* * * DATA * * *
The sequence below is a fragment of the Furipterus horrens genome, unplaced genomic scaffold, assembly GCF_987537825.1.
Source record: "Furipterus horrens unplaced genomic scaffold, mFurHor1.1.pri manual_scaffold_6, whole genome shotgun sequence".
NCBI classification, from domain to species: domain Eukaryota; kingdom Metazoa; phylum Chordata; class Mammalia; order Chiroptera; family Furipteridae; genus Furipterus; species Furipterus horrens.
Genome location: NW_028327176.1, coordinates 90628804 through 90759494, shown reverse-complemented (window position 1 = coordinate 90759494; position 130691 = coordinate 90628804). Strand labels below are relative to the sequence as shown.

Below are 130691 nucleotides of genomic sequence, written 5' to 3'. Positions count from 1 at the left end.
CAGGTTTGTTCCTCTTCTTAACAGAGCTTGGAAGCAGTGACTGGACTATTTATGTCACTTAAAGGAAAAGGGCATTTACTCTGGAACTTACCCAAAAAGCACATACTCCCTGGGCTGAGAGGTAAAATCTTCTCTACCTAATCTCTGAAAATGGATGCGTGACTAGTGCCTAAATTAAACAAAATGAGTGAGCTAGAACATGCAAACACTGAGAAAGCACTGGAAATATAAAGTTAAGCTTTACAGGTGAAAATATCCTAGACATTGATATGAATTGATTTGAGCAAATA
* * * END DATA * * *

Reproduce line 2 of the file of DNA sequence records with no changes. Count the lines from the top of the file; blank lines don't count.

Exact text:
Source record: "Furipterus horrens unplaced genomic scaffold, mFurHor1.1.pri manual_scaffold_6, whole genome shotgun sequence".